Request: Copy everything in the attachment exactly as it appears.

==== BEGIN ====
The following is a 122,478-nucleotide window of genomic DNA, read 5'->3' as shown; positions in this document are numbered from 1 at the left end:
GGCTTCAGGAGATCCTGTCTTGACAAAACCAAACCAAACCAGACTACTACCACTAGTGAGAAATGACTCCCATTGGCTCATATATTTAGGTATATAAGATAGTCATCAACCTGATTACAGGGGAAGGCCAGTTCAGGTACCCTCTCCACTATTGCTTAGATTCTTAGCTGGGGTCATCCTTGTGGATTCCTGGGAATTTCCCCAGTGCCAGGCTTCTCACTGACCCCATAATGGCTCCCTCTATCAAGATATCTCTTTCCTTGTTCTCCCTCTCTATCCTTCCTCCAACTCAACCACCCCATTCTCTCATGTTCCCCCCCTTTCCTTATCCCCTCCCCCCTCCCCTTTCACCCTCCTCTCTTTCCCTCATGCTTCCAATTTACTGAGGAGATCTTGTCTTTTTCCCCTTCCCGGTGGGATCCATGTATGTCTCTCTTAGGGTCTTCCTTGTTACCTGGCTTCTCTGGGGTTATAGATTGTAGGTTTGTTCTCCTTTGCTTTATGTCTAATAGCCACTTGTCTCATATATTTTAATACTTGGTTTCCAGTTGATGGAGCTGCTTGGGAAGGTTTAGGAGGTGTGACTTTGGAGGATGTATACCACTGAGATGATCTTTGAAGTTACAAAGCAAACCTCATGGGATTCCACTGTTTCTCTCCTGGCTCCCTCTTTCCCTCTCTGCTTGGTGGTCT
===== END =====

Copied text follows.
The following is a 122,478-nucleotide window of genomic DNA, read 5'->3' as shown; positions in this document are numbered from 1 at the left end:
GGCTTCAGGAGATCCTGTCTTGACAAAACCAAACCAAACCAGACTACTACCACTAGTGAGAAATGACTCCCATTGGCTCATATATTTAGGTATATAAGATAGTCATCAACCTGATTACAGGGGAAGGCCAGTTCAGGTACCCTCTCCACTATTGCTTAGATTCTTAGCTGGGGTCATCCTTGTGGATTCCTGGGAATTTCCCCAGTGCCAGGCTTCTCACTGACCCCATAATGGCTCCCTCTATCAAGATATCTCTTTCCTTGTTCTCCCTCTCTATCCTTCCTCCAACTCAACCACCCCATTCTCTCATGTTCCCCCCCTTTCCTTATCCCCTCCCCCCTCCCCTTTCACCCTCCTCTCTTTCCCTCATGCTTCCAATTTACTGAGGAGATCTTGTCTTTTTCCCCTTCCCGGTGGGATCCATGTATGTCTCTCTTAGGGTCTTCCTTGTTACCTGGCTTCTCTGGGGTTATAGATTGTAGGTTTGTTCTCCTTTGCTTTATGTCTAATAGCCACTTGTCTCATATATTTTAATACTTGGTTTCCAGTTGATGGAGCTGCTTGGGAAGGTTTAGGAGGTGTGACTTTGGAGGATGTATACCACTGAGATGATCTTTGAAGTTACAAAGCAAACCTCATGGGATTCCACTGTTTCTCTCCTGGCTCCCTCTTTCCCTCTCTGCTTGGTGGTCT